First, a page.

In case you've missed it, we've already outlined everything worth knowing about the 2021 Hyundai Elantra in its Malaysian spec, that's fully-imported from South Korea at that. Having seen the company's latest attempt to dethrone the likes of the Honda Civic and Toyota Corolla in the metal, we have to admit the seventh-generation sedan is quite the looker, with the tech and refinement to match. But we didn't know how much it would cost... until now.
Local distributor Hyundai-Sime Darby Motors (HSDM) officially launched the new Elantra in Malaysia today via an online stream, as is the norm in this pandemic area. There weren't any surprising revelations considering we've already detailed the car inside and out. But the confirmed price certainly got our attention: RM158,888. That's an introductory price which doesn't include insurance, mind you.
The Elantra's pricing puts it right in the ballpark of the similarly CBU Mazda3 2.0. But the Korean number's naturally-aspirated 1.6-litre 'Smartstream' mill's output of 123PS (121hp) and 154Nm is a closer match to the 1.5-litre variant of Mazda's C-segment entry, which is substantially cheaper at under RM140k. In fact, the 510hp G80 BMW M3 Competition gives you a better value in terms of Ringgit-per-horsepower with a return of RM1,304 per hp (based on its estimated price) versus the Elantra's RM1,313 per hp.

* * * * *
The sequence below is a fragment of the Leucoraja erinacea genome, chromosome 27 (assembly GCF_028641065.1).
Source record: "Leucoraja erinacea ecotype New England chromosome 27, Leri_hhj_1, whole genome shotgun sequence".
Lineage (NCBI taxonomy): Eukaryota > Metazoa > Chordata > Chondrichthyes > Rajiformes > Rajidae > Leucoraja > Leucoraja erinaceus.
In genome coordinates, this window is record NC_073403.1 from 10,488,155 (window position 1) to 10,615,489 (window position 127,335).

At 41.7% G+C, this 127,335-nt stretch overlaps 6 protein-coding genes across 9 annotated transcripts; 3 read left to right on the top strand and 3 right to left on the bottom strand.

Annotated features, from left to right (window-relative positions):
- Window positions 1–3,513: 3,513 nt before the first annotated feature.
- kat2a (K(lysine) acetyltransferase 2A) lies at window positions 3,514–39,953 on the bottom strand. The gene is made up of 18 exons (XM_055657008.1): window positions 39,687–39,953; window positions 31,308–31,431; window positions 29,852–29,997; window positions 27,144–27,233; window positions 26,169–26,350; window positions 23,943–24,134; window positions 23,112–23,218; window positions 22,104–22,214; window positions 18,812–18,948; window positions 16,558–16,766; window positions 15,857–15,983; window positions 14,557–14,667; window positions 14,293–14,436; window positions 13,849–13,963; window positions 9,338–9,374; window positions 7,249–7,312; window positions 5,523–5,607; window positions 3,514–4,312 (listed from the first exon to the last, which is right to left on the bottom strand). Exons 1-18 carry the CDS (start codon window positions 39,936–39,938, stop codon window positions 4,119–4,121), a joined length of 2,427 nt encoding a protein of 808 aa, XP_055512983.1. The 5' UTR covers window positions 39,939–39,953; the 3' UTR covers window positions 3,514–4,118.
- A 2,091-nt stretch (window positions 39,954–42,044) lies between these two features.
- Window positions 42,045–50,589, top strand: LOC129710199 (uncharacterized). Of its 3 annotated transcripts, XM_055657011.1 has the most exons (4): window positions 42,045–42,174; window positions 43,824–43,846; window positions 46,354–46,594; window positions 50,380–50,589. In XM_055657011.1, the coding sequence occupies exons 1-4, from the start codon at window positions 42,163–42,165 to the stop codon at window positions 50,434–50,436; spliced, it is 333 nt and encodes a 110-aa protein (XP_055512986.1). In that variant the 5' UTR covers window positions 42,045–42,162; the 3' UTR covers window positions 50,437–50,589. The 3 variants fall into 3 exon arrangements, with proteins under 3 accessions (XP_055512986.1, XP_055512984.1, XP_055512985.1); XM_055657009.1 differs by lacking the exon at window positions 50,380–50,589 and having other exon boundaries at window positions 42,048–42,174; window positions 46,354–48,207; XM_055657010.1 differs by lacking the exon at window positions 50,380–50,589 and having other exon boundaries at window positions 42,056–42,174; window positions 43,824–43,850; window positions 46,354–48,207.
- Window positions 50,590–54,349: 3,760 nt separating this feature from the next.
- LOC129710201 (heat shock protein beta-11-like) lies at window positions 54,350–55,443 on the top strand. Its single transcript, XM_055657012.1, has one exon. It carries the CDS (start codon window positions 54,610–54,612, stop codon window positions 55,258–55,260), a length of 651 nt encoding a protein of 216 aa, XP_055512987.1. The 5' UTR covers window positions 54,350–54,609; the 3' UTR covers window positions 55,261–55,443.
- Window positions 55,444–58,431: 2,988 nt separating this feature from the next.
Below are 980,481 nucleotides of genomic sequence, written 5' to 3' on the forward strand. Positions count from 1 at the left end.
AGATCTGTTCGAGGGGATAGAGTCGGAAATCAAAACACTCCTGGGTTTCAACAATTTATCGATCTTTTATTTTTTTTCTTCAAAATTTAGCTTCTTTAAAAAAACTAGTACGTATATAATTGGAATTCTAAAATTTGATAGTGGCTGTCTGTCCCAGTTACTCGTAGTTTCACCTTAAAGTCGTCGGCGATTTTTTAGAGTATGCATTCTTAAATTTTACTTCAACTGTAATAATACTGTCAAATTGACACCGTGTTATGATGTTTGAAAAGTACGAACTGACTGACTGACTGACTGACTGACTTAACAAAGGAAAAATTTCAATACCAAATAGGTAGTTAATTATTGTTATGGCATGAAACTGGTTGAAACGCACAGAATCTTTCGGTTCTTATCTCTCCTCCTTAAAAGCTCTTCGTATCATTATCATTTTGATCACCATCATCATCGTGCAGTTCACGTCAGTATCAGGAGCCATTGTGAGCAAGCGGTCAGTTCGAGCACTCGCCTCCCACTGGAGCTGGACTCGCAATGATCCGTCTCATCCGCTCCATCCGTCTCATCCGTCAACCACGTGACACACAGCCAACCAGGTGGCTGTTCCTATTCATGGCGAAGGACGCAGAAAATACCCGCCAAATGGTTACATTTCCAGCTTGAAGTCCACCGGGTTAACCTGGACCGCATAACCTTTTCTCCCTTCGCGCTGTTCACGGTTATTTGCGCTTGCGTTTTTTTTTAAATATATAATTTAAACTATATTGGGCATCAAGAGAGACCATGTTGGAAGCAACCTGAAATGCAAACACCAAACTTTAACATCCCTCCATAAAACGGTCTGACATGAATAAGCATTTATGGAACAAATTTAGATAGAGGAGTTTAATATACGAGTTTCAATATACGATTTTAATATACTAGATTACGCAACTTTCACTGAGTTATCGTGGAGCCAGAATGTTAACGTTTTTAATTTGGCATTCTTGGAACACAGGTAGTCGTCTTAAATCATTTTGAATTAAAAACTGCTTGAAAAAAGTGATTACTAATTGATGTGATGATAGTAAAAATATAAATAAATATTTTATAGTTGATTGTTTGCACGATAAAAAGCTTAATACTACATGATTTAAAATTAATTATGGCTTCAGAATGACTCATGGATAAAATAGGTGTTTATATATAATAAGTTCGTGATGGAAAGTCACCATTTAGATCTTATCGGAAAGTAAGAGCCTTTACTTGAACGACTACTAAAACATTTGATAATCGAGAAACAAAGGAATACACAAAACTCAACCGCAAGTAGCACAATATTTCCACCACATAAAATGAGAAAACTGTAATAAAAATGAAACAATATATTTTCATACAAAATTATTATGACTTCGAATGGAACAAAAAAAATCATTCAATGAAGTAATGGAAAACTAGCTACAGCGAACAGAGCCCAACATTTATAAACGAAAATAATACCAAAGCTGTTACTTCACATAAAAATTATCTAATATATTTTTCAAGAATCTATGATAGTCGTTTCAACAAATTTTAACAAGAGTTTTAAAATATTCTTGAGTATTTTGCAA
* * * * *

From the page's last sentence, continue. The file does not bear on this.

Long-distance drivers should also take note of HSDM's five-year warranty for the Elantra, which is only good up till 300,000km. Granted, that's more mileage than most Malaysians will end up doing in the span of half a decade, but it's worth noting that brands like Honda and Toyota now offer unlimited mileage while Mazda's warranty package comes with six years or 120,000km worth of free maintenance to boot.
All things considered, there's only so much we can say about a car based purely on the stats on paper, which doesn't actually look too bad once you've run through the generous list of features. The seventh-gen Elantra is certainly on the pricey end of the C-segment, but we'll reserve further judgement until we've had a proper go at it on Malaysian roads. It definitely looks the part, though. Agree?